At one level, The Guardian‘s allegations that Rupert Murdoch’s News of the World routinely pays private investigators to illegally listen to the mobile phones of public figures are shocking and contemptible.

At another level — the wink-wink-nudge-nudge-whatever-it-takes-to-get-a-story, engine-room level of tabloid journalism — the really shocking aspect of these revelations is that they have appeared in public. The cat is out of the bag. A slimy cat and a filthy bag, to be sure, but not the kind of information that an upstanding tabloid publisher like Mr Murdoch ever intended to go on public display.

Of course, certain tabloid newspapers have always operated in a sleazy, subterranean world. Of course, their reporters (“correspondents”) and informants (“sources”) slink around boudoirs and bordellos in pursuit of scoops (“truth”). Of course they pay dubious characters to procure voyeuristic information (“news”). How else, and where else, would they so regularly obtain the dirt they publish week in and week out? From the Government Gazette?

If you need any confirmation of this subterranean tabloid world — the tactics, the culture, the ammorality, the arrogance — read “Confessions of a tabloid hack“, published a few days ago in The Guardian. Here are a few highlights:

As a reporter, we used every tool at our disposal. On one highly risky tabloid escapade in the 80s I used an electronics surveillance expert to bug Richard Burton’s hotel room to see if he was having an affair with his leading lady. We ended up overhearing him arguing with his daughter about her allowance, and learned what type of whisky he preferred, but we never stood up the affair. For every story that got in the paper, there were three like this that never made it.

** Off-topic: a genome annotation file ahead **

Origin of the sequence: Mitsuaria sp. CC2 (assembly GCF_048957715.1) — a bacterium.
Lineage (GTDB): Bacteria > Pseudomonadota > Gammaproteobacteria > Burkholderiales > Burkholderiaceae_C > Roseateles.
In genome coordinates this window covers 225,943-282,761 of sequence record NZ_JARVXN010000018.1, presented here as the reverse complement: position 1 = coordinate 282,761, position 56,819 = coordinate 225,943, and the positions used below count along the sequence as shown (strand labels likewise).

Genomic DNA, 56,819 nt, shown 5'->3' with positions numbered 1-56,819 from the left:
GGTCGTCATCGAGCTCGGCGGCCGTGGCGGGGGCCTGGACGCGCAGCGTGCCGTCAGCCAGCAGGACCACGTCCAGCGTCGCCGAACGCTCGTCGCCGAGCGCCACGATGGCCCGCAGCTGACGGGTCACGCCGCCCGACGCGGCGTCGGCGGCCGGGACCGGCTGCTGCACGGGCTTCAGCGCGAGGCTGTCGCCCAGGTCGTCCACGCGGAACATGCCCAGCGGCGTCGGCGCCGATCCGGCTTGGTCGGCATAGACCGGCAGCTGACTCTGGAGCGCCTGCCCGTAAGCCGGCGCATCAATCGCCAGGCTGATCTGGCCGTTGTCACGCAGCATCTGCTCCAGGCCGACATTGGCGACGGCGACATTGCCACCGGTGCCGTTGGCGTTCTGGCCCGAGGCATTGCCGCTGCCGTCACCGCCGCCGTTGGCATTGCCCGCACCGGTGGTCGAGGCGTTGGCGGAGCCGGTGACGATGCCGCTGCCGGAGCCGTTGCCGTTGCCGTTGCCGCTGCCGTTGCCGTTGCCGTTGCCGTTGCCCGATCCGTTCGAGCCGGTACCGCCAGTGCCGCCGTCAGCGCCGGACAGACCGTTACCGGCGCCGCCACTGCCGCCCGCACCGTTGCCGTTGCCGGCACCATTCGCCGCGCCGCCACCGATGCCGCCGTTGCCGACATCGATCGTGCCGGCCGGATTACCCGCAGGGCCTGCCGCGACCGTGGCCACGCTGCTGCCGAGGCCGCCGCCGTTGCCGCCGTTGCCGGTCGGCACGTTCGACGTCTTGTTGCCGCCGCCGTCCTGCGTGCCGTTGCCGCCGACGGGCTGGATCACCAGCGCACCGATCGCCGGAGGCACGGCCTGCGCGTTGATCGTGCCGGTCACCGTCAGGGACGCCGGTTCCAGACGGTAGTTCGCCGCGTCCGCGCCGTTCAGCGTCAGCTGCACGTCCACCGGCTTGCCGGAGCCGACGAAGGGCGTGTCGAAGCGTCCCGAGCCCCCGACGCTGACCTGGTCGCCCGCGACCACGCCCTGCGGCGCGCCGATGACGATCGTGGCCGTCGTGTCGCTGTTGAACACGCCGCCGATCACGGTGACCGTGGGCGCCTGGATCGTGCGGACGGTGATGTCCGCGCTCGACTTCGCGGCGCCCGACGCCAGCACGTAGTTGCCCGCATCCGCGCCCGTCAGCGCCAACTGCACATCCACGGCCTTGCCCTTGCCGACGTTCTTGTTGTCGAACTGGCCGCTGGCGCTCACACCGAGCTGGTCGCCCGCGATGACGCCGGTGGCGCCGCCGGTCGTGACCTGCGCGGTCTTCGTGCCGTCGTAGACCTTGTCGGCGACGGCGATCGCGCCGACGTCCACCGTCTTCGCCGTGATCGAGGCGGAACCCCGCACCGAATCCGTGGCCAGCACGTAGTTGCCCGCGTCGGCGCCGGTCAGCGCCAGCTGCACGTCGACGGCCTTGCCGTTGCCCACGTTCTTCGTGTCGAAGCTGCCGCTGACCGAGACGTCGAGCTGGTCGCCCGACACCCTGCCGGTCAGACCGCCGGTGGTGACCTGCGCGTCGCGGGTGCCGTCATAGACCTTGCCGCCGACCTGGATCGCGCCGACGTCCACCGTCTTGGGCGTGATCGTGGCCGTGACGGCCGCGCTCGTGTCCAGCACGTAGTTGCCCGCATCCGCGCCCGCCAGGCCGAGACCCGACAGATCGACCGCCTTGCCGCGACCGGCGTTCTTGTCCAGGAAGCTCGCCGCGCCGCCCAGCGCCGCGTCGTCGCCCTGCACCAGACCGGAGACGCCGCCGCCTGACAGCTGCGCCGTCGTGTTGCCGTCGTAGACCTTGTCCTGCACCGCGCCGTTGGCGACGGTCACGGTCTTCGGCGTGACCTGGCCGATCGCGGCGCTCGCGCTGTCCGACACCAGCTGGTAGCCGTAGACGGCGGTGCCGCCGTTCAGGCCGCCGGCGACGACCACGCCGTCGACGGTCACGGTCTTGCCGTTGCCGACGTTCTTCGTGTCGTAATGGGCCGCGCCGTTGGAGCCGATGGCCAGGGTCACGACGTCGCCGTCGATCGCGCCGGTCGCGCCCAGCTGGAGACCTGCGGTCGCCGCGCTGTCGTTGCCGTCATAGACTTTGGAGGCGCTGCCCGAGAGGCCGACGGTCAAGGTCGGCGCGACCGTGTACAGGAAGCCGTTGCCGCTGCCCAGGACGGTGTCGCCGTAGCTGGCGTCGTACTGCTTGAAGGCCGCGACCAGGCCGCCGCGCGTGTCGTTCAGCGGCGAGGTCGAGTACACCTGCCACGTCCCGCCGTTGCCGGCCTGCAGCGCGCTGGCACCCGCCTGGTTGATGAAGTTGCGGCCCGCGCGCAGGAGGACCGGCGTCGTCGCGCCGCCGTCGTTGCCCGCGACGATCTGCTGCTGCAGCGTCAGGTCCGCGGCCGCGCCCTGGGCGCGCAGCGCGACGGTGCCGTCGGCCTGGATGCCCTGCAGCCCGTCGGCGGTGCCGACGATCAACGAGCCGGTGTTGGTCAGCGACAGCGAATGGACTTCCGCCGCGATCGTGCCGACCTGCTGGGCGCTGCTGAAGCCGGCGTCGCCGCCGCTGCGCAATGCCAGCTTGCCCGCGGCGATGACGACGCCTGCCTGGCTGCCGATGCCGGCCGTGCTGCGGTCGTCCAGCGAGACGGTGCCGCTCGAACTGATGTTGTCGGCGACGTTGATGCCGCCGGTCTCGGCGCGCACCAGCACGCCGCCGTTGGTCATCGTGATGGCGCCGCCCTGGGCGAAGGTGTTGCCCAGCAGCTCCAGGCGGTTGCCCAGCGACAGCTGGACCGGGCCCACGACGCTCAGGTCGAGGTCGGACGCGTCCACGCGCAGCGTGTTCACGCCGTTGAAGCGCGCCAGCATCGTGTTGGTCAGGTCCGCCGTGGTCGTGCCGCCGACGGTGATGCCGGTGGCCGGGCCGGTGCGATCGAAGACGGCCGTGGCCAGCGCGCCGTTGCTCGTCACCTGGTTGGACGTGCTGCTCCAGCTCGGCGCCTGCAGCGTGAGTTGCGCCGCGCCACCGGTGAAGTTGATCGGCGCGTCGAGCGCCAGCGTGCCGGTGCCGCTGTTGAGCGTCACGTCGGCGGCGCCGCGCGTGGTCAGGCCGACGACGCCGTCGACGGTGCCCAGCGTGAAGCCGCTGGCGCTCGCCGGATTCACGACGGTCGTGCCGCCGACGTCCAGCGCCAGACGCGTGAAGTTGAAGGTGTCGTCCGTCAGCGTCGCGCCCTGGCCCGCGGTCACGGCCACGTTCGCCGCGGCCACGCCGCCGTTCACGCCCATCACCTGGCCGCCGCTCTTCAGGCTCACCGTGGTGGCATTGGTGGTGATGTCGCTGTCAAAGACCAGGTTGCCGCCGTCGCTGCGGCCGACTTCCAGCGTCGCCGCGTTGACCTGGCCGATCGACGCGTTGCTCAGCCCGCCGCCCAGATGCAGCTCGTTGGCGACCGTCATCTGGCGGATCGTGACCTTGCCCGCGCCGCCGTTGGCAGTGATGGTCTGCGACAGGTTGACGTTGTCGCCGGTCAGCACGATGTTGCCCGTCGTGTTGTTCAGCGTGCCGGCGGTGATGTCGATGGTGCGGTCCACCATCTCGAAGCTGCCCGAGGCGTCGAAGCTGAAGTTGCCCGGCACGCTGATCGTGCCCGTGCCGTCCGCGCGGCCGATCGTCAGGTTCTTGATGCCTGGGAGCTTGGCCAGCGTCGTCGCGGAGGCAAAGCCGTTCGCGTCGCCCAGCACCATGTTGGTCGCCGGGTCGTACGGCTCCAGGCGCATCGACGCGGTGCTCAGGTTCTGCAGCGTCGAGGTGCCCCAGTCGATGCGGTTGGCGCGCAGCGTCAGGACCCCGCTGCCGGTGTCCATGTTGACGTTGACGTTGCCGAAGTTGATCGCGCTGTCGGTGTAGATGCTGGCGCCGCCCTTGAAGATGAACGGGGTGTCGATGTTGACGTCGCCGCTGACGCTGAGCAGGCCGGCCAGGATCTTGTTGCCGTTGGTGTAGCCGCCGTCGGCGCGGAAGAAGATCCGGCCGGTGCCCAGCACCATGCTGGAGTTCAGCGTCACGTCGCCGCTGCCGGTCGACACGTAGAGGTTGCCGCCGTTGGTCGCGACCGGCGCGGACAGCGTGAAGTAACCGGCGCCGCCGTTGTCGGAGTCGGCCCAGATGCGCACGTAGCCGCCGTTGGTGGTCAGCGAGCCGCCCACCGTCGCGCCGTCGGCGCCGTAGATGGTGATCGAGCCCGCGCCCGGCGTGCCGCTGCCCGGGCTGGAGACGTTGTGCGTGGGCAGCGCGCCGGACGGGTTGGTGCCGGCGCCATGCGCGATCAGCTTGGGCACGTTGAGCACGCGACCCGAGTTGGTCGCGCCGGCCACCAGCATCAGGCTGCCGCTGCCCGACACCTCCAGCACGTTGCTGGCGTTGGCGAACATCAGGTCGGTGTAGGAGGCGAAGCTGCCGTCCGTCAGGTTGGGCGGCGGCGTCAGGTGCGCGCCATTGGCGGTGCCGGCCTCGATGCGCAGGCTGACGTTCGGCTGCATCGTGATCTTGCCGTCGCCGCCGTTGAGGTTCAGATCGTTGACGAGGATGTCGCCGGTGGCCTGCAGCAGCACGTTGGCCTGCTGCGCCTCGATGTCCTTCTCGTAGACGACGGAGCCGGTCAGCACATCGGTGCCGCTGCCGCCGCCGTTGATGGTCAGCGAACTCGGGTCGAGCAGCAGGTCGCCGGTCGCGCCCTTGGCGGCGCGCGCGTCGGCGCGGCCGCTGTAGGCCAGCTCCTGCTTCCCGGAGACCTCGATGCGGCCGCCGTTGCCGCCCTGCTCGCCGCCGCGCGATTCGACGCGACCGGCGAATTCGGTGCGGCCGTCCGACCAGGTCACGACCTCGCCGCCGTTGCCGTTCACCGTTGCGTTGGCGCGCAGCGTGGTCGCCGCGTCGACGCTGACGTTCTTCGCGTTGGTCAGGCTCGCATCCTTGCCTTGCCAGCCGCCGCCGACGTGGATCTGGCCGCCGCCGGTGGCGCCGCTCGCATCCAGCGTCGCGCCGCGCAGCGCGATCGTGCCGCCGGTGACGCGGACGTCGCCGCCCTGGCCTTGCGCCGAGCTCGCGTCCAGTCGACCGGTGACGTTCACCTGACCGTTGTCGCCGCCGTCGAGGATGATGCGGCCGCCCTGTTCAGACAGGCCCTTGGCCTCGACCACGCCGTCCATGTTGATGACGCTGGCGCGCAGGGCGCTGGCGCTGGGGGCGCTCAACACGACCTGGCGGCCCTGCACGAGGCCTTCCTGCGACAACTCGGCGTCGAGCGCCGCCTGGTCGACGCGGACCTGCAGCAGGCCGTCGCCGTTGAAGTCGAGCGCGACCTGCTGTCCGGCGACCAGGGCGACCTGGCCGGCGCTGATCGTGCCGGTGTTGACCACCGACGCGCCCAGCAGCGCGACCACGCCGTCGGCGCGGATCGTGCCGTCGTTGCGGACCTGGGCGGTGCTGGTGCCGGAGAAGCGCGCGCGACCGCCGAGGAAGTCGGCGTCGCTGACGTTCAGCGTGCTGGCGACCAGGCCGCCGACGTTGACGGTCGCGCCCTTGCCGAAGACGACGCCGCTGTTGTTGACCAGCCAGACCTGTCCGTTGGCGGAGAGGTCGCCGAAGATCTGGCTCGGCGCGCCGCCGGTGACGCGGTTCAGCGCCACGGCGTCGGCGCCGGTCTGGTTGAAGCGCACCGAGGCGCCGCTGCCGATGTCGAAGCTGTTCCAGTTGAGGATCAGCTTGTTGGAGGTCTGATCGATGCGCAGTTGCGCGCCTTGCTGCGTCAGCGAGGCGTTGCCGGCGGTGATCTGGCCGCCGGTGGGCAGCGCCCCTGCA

By the 1990s, the News of the World‘s … huge editorial budget enabled it to out-bid the others for the biggest, most salacious stories. And they certainly had the most money to spend on private investigators.

[Today] the tabloids are finding it increasingly hard to dig up any really juicy stories without using private investigators. It’s a bit like DCI Gene Hunt in Life on Mars admitting: “I had to take a bribe when I first started working as a copper otherwise none of the other bastards would have talked to me.” They’re all at it.

Private investigators rarely put their name to anything and are often paid through a myriad of companies to avoid any direct link to the story they have helped expose through illegal surveillance activities. There is even a code of honour between the private investigators and their tabloid paymasters. Massive fees are paid out on condition the shady snoopers never “grass up” their employers.

If there’s one big story you’ll never see in a Murdoch tabloid it is a genuine piece of investigative journalism into investigative journalism. After all, who’d be interested in reading that, apart from Guardian readers and civil libertarians?

Eric Beecher is Crikey’s publisher and former editor of The Sydney Morning Herald.